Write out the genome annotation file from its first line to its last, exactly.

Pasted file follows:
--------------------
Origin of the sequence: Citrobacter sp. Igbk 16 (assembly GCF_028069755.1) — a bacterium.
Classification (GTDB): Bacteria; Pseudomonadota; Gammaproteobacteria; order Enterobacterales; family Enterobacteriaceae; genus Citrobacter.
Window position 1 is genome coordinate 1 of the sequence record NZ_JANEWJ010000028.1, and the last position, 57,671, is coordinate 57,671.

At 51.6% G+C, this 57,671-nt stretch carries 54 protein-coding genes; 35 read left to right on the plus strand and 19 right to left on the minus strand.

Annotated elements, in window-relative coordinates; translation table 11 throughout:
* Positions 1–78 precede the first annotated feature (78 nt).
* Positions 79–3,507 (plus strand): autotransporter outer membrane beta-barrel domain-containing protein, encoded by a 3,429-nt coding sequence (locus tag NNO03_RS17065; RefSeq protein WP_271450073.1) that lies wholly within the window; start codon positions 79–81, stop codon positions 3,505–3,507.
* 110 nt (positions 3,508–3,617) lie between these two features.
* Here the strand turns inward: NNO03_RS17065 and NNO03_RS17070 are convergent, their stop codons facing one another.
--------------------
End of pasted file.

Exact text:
Origin of the sequence: Citrobacter sp. Igbk 16 (assembly GCF_028069755.1) — a bacterium.
Classification (GTDB): Bacteria; Pseudomonadota; Gammaproteobacteria; order Enterobacterales; family Enterobacteriaceae; genus Citrobacter.
Window position 1 is genome coordinate 1 of the sequence record NZ_JANEWJ010000028.1, and the last position, 57,671, is coordinate 57,671.

At 51.6% G+C, this 57,671-nt stretch carries 54 protein-coding genes; 35 read left to right on the plus strand and 19 right to left on the minus strand.

Annotated elements, in window-relative coordinates; translation table 11 throughout:
* Positions 1–78 precede the first annotated feature (78 nt).
* Positions 79–3,507 (plus strand): autotransporter outer membrane beta-barrel domain-containing protein, encoded by a 3,429-nt coding sequence (locus tag NNO03_RS17065; RefSeq protein WP_271450073.1) that lies wholly within the window; start codon positions 79–81, stop codon positions 3,505–3,507.
* 110 nt (positions 3,508–3,617) lie between these two features.
* Here the strand turns inward: NNO03_RS17065 and NNO03_RS17070 are convergent, their stop codons facing one another.